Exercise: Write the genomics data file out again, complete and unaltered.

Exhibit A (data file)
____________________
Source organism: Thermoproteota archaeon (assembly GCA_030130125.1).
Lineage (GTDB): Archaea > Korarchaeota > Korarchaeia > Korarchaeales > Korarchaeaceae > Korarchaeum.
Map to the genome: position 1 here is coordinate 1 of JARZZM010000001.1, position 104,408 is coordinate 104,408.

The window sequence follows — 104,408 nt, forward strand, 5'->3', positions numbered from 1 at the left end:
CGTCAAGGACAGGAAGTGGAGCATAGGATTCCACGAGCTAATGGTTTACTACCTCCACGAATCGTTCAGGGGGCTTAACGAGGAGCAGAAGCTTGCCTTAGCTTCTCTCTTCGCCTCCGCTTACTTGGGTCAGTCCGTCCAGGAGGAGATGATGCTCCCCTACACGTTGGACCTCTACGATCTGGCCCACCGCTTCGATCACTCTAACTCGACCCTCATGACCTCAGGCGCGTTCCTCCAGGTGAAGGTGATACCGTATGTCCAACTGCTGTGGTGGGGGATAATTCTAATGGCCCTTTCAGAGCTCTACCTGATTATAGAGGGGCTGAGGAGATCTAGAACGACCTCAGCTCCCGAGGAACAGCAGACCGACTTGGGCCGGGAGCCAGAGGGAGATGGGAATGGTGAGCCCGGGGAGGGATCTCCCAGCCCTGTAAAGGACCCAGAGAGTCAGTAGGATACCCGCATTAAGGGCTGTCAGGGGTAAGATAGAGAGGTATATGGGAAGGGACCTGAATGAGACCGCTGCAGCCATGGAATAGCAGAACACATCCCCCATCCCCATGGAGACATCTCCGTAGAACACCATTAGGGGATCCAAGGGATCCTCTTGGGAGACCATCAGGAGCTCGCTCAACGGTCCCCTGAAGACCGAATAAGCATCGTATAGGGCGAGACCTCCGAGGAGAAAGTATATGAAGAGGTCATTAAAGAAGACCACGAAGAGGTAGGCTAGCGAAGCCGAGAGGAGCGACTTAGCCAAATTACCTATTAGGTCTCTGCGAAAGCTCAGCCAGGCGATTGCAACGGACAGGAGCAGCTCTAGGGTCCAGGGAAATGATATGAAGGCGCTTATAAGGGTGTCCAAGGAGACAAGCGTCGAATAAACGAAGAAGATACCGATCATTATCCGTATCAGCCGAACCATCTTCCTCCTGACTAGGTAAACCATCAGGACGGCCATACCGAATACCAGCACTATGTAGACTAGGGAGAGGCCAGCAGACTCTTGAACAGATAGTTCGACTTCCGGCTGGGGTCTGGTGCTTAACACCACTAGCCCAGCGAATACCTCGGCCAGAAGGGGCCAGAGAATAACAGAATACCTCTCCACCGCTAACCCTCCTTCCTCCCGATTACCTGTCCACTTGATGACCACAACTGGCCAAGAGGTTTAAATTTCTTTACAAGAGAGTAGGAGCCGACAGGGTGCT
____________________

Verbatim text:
Source organism: Thermoproteota archaeon (assembly GCA_030130125.1).
Lineage (GTDB): Archaea > Korarchaeota > Korarchaeia > Korarchaeales > Korarchaeaceae > Korarchaeum.
Map to the genome: position 1 here is coordinate 1 of JARZZM010000001.1, position 104,408 is coordinate 104,408.

The window sequence follows — 104,408 nt, forward strand, 5'->3', positions numbered from 1 at the left end:
CGTCAAGGACAGGAAGTGGAGCATAGGATTCCACGAGCTAATGGTTTACTACCTCCACGAATCGTTCAGGGGGCTTAACGAGGAGCAGAAGCTTGCCTTAGCTTCTCTCTTCGCCTCCGCTTACTTGGGTCAGTCCGTCCAGGAGGAGATGATGCTCCCCTACACGTTGGACCTCTACGATCTGGCCCACCGCTTCGATCACTCTAACTCGACCCTCATGACCTCAGGCGCGTTCCTCCAGGTGAAGGTGATACCGTATGTCCAACTGCTGTGGTGGGGGATAATTCTAATGGCCCTTTCAGAGCTCTACCTGATTATAGAGGGGCTGAGGAGATCTAGAACGACCTCAGCTCCCGAGGAACAGCAGACCGACTTGGGCCGGGAGCCAGAGGGAGATGGGAATGGTGAGCCCGGGGAGGGATCTCCCAGCCCTGTAAAGGACCCAGAGAGTCAGTAGGATACCCGCATTAAGGGCTGTCAGGGGTAAGATAGAGAGGTATATGGGAAGGGACCTGAATGAGACCGCTGCAGCCATGGAATAGCAGAACACATCCCCCATCCCCATGGAGACATCTCCGTAGAACACCATTAGGGGATCCAAGGGATCCTCTTGGGAGACCATCAGGAGCTCGCTCAACGGTCCCCTGAAGACCGAATAAGCATCGTATAGGGCGAGACCTCCGAGGAGAAAGTATATGAAGAGGTCATTAAAGAAGACCACGAAGAGGTAGGCTAGCGAAGCCGAGAGGAGCGACTTAGCCAAATTACCTATTAGGTCTCTGCGAAAGCTCAGCCAGGCGATTGCAACGGACAGGAGCAGCTCTAGGGTCCAGGGAAATGATATGAAGGCGCTTATAAGGGTGTCCAAGGAGACAAGCGTCGAATAAACGAAGAAGATACCGATCATTATCCGTATCAGCCGAACCATCTTCCTCCTGACTAGGTAAACCATCAGGACGGCCATACCGAATACCAGCACTATGTAGACTAGGGAGAGGCCAGCAGACTCTTGAACAGATAGTTCGACTTCCGGCTGGGGTCTGGTGCTTAACACCACTAGCCCAGCGAATACCTCGGCCAGAAGGGGCCAGAGAATAACAGAATACCTCTCCACCGCTAACCCTCCTTCCTCCCGATTACCTGTCCACTTGATGACCACAACTGGCCAAGAGGTTTAAATTTCTTTACAAGAGAGTAGGAGCCGACAGGGTGCT